please suggest string gauges for C-G-D-A tuning
I'm planning to tune one of my fretless basses C-G-D-A - so called cello tuning, also known for its use by Red Mitchell on upright. This is an EBMM Sterling fretless, regular 34" scale.
Any suggestions on what string gauges would work best for this purpose?
Suggestions on what brand of strings are welcome too. I plan to use flats.
This is the bass in question:
You can design a set with your preferred tensions on each string by using the D'Addario and Circle K Strings tension charts to approximate any brand, i guess the chart for D'Addario Chromes would be the one to use.
But if you need more help ask i have the experienece.
I use a 40, 65, 90, 125 set of D'Addario Nickel Wounds from Bassstringsonline. I'm guessing if you're going to go with flats, you are going to want a slightly lighter gauge.
The above mentioned tension charts are your friend too. Find something that is very similar to a regular 4 string set tension when tuned in 5ths, or you're going to have a lot of neck warping issues.
I've heard great things about Circle K but never taken the leap. From what I hear, they're fantastic for "alternate" tunings.
Sorry i didn't see the requirement for flats, Circle K don't sell flats. I edited my previous post.
For octave down cello i used to use .125 .080 .050 .030/.032, a light inverse tension set with a slight and consistent fall in tension from low to high. I find that the extra range within same number of strings makes inverse tension even more necessary.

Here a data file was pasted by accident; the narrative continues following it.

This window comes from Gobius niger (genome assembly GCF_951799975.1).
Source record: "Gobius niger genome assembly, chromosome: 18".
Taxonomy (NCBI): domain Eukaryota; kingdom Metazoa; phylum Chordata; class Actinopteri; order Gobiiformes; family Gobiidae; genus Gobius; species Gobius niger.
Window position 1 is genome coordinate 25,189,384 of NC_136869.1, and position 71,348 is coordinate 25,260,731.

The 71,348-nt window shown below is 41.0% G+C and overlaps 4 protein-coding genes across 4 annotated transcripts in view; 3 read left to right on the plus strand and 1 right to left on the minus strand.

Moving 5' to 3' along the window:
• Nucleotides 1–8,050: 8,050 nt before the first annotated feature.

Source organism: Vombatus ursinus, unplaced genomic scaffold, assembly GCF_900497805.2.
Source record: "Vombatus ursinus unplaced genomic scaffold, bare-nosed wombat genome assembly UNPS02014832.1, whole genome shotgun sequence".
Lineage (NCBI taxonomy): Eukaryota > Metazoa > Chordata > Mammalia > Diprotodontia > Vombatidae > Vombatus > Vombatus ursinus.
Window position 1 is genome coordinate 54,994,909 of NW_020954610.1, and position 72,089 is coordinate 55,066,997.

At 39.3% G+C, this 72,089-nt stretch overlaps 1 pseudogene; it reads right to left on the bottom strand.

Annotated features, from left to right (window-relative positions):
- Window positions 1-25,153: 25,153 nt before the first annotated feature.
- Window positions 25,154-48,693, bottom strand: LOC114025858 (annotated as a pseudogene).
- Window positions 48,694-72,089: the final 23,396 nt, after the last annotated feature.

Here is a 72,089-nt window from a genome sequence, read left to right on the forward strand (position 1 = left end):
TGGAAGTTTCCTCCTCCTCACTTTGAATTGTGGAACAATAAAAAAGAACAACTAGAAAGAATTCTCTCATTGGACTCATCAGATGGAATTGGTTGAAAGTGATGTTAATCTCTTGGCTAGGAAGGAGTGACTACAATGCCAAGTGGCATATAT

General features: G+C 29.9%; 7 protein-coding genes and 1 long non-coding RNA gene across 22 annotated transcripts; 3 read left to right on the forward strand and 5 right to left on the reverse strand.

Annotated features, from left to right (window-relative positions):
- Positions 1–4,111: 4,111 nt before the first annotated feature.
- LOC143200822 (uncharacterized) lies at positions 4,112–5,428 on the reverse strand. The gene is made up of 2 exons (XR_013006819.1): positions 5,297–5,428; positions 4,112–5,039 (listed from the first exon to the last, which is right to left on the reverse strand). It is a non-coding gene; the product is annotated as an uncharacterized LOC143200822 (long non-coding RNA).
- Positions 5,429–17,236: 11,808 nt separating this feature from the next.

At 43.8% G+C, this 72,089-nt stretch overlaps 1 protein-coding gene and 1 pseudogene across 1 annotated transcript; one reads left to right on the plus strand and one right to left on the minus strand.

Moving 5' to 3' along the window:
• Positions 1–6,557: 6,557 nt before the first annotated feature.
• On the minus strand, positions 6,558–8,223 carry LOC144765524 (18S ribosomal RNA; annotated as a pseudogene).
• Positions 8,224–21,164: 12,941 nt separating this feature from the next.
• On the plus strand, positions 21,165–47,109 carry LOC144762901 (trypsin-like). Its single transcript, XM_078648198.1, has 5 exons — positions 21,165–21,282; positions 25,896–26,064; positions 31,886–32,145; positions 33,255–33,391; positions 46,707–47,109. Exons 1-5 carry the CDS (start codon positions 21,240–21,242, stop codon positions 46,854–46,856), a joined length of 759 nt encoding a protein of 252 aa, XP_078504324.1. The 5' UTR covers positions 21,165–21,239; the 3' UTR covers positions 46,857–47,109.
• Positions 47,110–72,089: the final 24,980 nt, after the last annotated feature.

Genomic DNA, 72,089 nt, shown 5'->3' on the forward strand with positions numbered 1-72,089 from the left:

It's also possible to have cello pitch by mixing flats with plain steel strings. My fretless is tuned in tritones or fifths with .055fw .032fw .020p .013p. That gives equal tensions in fifths or inverse tension in tritones.
If you want flats, add about 5 to 7 percent to the tension figures for typical flats compared to typical rounds. Again, what you're wanting is relative tension.
Here's what I mean: first, strings by genre are similar in construction, therefore similar in tension. It has to be, or you wouldn't get the similar tone and longetivity of strings that does exist from brand to brand and model to model. All the differences that are discussed on the forum and in "string shootouts" and such are subtle. For these purposes, a round is a round and a flat is a flat.
Now, regular basses are tuned, of course, EADG. Red Mitchell, or 5ths tuning, is CGDA. Therefore, the D string is the same. Find a D string you really like in brand, model, and gauge, and compare it to the D'Addario chart. For example, a D'Addario Chrome flat .060 D string has about 45 pounds of tension. So cross reference the chart and see which string diameter for the given pitch has about the same tension, and go from there. It doesn't matter if the string brand, model and gauge actually has 45 pounds of tension, or 44, or 46, or whatever. What matters is that since the strings will be made in a similar manner, the appropriate gauges for the other strings can be extrapolated generally. Since the strings are .005 apart, and not .001, even if CircleK does .002 or .003 differences, it will never be exact. Close is what we're looking for.
Another way to think about it is to add or subtract about .005 in the gauge per pitch difference. So, if a regular medium or medium light G string is about a .045, then to go with an A, try a .040. And a B string is about a .135, so a C would be about a .130 or .125, if a lighter feel is desired. Then a G would be about a .90 instead of .85, give or take.
Think about it: every guitar manufacturer of nickel plated rounds markets a standard set of 10-13-17-26-36-46, and with subtle differences they are all about the same. It really is similar with bass strings as well.
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